‘Slightly illusory’: Low expectations for US-led Bahrain workshop
As officials and businesspeople from the United States, Israel and several Arab states head to Bahrain for a US-led economic workshop on the Israeli-Palestinian conflict, expectations for constructive outcomes are low.
The two-day conference, which begins on Tuesday and will see White House senior adviser Jared Kushner present the economic part of a long-awaited US Middle East peace plan, has been dismissed by analysts as irrelevant and unlikely to yield progress regarding the decades-long Israeli occupation of the Palestinian territories.
Egypt and Jordan have confirmed that mid-level delegations will attend the event, while the United Arab Emirates and Saudi Arabia are also sending officials. A delegation of Israeli businessmen was also due to take part.
But the Palestinian Authority (PA), which exercises limited self-rule in the occupied West Bank, is boycotting the event.
"The workshop was meant to address the economic problems, but the real problem is the political one," PA President Mahmoud Abbas said on Sunday.
Hamas, which controls the besieged Gaza Strip, has also rejected the workshop, with senior official Ismail Rudwan saying: "Palestine isn't for sale."
On Saturday, the White House released details of its economic proposal, dubbed "Peace to Prosperity".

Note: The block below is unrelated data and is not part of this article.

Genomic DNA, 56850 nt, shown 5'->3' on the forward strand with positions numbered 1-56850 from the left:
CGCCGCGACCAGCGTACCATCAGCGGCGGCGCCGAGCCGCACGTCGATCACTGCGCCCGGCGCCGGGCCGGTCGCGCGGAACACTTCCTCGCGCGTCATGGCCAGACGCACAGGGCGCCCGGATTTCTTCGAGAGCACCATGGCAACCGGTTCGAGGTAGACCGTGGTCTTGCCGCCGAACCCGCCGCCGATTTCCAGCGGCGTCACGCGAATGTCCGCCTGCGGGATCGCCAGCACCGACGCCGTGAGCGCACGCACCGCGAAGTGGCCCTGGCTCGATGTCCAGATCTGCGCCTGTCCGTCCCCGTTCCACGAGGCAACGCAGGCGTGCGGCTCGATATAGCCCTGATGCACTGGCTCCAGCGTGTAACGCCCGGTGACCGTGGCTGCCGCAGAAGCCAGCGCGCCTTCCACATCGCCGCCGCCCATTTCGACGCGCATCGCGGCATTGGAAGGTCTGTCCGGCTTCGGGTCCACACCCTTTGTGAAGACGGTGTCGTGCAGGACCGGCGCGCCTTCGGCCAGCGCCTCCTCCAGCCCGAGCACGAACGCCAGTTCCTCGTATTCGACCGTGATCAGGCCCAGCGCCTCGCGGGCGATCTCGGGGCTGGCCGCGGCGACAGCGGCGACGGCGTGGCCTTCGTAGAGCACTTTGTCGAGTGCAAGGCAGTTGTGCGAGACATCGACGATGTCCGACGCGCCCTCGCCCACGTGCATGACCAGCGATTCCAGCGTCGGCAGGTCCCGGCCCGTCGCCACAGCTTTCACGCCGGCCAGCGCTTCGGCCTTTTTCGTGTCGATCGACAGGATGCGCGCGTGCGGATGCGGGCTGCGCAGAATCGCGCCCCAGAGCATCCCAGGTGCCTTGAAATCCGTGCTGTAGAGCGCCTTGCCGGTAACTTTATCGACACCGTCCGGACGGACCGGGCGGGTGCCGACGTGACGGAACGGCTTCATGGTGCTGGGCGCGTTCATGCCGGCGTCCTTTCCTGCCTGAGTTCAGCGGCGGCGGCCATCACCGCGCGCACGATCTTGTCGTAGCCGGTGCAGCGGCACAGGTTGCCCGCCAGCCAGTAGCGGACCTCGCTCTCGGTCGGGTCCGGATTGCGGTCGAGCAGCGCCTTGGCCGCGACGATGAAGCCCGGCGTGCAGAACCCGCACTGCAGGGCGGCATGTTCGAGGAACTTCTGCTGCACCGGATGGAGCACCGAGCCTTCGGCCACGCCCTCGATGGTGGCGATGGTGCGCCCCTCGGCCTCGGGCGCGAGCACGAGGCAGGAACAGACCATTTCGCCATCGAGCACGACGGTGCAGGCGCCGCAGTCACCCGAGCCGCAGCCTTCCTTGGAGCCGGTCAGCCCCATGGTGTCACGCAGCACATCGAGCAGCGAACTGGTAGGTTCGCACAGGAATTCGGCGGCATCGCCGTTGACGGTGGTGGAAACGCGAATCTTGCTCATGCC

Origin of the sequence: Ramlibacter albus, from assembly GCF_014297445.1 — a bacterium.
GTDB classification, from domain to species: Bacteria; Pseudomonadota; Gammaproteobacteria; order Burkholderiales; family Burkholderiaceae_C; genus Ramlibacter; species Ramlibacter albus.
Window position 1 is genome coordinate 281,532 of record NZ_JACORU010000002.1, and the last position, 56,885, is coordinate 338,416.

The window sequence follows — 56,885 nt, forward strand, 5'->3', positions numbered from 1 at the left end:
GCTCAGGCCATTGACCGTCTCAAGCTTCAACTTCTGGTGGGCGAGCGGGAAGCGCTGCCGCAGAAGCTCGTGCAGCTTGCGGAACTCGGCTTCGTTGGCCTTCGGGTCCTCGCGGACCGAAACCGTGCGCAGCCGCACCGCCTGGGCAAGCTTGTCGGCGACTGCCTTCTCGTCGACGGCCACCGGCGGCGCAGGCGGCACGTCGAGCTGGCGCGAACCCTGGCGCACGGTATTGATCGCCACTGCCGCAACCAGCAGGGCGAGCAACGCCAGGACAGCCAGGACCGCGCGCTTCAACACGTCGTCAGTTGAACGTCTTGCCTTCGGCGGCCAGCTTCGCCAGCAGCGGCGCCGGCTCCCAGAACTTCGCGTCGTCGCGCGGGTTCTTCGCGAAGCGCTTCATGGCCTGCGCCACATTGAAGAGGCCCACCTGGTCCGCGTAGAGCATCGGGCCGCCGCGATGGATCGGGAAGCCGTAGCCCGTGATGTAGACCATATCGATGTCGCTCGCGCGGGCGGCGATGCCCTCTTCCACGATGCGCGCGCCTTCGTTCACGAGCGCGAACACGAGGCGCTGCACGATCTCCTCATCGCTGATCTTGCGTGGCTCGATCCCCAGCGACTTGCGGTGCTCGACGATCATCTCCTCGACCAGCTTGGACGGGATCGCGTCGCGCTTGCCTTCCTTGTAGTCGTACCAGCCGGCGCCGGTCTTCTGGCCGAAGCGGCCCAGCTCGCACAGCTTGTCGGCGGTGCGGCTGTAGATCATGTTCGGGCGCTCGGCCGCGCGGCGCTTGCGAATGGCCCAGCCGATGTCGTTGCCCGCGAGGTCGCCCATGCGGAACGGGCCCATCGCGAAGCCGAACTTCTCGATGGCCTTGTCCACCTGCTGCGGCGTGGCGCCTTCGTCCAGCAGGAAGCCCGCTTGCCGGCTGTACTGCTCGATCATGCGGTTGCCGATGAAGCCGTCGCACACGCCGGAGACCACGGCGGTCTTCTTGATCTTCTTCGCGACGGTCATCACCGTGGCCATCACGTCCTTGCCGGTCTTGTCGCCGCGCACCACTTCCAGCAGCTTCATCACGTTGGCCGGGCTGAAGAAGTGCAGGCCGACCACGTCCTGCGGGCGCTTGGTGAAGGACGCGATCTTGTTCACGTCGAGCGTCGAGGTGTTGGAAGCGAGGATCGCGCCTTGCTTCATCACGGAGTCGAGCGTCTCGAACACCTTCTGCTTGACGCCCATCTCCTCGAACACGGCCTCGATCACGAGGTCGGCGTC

At its core is the creation of a $50bn global investment fund, that over the course of 10 years will be spent on 179 investment and business projects in the occupied Palestinian territories and surrounding Arab countries.
According to Kushner, who is also US President Donald Trump's son-in-law, the political aspect of the Middle East plan was intentionally separated and would be discussed at a later time.
But with the central political issues of the conflict not addressed, namely the 52-year Israeli occupation of the West Bank, East Jerusalem and control of Gaza, analysts doubt the conference will achieve any breakthroughs.
The decision to task Kushner, who lacks political and diplomatic experience, with handling the Middle East peace plan was "astonishing", said Zena al-Agha, a policy fellow at the Palestinian think-tank al-Shabaka.
"Diplomacy and global governance are not financial questions," al-Agha told Al Jazeera. "They are questions of respect, dignity and political craft."
"If Kushner truly wanted peace, he would understand that funnelling money into this decades-long conflict is unacceptable for Palestinians who value their land, their rights and their dignity above all," she said.
Hugh Lovatt, the Israel/Palestine project coordinator at the European Council on Foreign Relations think-tank, said the US approach failed to address the causes of economic issues faced by the Palestinians.
"These causes are not economic and administrative as the US administration seems to indicate, but rather political and national in nature, resulting from Israel's occupation and restrictions of Palestinian territory."
According to a 2016 World Bank report, Israeli restrictions and policies are "the main constraint to Palestinian economic competitiveness", accounting for a lost growth of up to half of the gross domestic product.
The PA has also faced increased financial strain since Israel's decision in February to withhold part of the tax revenues it collects and transfers to the PA over its payments to the families of Palestinian prisoners.
In response, the PA has refused to accept any of the tax revenues, which account for around 65 percent of total PA revenue, triggering a financial crisis.